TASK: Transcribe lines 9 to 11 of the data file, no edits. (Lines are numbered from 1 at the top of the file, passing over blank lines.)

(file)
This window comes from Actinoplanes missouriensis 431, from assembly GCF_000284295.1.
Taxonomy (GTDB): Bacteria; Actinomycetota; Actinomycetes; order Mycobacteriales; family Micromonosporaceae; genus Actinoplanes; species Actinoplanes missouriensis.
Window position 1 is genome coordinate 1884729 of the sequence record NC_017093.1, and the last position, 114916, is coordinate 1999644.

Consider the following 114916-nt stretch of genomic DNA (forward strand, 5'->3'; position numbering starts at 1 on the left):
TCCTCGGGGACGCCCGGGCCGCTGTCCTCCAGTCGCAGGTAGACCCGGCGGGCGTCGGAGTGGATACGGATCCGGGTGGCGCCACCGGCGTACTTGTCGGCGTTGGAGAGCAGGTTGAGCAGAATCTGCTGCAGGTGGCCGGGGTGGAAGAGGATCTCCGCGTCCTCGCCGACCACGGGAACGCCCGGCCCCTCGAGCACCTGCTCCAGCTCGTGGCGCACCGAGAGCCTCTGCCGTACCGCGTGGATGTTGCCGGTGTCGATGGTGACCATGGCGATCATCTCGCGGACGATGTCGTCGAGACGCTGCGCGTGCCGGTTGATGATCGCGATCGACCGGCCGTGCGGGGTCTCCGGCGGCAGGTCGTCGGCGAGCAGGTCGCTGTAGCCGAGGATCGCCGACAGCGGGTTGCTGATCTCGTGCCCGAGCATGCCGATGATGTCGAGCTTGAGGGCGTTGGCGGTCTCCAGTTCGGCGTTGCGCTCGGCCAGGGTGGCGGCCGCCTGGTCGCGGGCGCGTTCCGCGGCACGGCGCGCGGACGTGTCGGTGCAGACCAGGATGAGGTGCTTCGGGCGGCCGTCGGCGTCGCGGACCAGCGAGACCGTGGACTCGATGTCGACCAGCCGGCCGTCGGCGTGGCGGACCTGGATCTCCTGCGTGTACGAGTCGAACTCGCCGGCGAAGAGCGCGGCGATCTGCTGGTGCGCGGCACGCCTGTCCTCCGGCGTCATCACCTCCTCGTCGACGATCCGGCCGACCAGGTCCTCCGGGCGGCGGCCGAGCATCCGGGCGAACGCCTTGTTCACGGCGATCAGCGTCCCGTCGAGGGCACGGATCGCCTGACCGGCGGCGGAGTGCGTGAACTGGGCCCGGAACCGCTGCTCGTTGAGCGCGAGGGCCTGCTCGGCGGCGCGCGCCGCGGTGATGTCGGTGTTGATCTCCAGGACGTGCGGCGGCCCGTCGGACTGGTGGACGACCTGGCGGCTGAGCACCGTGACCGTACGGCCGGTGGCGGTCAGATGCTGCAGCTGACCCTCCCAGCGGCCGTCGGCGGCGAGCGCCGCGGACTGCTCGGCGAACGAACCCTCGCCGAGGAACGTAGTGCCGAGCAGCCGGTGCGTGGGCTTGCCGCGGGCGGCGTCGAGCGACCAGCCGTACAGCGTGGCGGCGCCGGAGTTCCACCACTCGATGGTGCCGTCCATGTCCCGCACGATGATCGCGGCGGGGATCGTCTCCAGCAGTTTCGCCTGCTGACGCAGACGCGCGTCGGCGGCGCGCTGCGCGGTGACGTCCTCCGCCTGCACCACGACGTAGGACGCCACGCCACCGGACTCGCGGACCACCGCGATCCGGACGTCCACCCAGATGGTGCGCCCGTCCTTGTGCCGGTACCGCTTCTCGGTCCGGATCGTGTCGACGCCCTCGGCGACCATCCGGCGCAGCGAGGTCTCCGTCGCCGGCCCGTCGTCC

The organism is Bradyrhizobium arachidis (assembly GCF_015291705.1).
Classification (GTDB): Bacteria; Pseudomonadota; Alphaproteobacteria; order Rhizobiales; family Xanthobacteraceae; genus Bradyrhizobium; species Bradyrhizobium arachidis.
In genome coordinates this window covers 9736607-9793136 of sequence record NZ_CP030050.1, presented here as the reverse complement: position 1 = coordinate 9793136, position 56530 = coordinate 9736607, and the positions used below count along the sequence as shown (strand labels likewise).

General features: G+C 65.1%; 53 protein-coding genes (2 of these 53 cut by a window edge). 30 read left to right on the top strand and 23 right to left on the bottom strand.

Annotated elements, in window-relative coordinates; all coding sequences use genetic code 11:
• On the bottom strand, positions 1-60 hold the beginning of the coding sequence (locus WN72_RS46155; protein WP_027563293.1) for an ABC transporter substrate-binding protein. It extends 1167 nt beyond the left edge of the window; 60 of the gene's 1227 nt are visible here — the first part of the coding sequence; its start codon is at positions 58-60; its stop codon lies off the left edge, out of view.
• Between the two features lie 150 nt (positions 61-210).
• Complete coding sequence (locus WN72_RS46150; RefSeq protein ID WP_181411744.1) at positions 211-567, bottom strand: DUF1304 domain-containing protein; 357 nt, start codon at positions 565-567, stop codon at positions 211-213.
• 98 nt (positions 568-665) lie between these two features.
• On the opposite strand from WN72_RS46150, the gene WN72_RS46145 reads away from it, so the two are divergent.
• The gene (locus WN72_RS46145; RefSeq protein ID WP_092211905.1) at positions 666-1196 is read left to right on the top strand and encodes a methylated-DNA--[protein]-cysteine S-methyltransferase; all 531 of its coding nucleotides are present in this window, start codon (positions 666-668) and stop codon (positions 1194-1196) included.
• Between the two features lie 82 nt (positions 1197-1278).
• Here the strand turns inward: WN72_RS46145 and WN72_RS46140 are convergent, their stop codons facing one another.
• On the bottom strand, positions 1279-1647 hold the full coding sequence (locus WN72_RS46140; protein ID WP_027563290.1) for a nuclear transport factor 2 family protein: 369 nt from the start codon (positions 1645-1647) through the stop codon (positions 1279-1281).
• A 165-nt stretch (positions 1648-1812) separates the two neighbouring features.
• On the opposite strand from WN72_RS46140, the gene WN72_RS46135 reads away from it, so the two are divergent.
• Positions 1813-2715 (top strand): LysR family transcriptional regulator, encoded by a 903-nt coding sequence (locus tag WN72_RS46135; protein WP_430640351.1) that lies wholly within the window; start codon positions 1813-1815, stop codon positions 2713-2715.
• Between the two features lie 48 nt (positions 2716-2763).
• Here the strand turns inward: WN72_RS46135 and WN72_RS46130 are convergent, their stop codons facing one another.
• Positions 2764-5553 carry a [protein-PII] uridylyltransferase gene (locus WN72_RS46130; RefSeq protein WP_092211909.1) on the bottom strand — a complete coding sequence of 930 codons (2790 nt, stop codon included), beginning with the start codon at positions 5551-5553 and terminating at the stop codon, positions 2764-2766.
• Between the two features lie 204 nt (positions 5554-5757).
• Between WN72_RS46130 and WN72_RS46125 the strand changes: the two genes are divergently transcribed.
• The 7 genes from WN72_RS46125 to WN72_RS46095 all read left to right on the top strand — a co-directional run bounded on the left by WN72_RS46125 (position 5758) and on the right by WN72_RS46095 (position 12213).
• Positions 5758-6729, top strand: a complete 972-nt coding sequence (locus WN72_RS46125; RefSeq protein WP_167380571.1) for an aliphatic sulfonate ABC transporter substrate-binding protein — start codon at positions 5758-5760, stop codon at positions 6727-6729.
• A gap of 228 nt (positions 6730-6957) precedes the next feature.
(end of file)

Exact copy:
General features: G+C 65.1%; 53 protein-coding genes (2 of these 53 cut by a window edge). 30 read left to right on the top strand and 23 right to left on the bottom strand.

Annotated elements, in window-relative coordinates; all coding sequences use genetic code 11:
• On the bottom strand, positions 1-60 hold the beginning of the coding sequence (locus WN72_RS46155; protein WP_027563293.1) for an ABC transporter substrate-binding protein. It extends 1167 nt beyond the left edge of the window; 60 of the gene's 1227 nt are visible here — the first part of the coding sequence; its start codon is at positions 58-60; its stop codon lies off the left edge, out of view.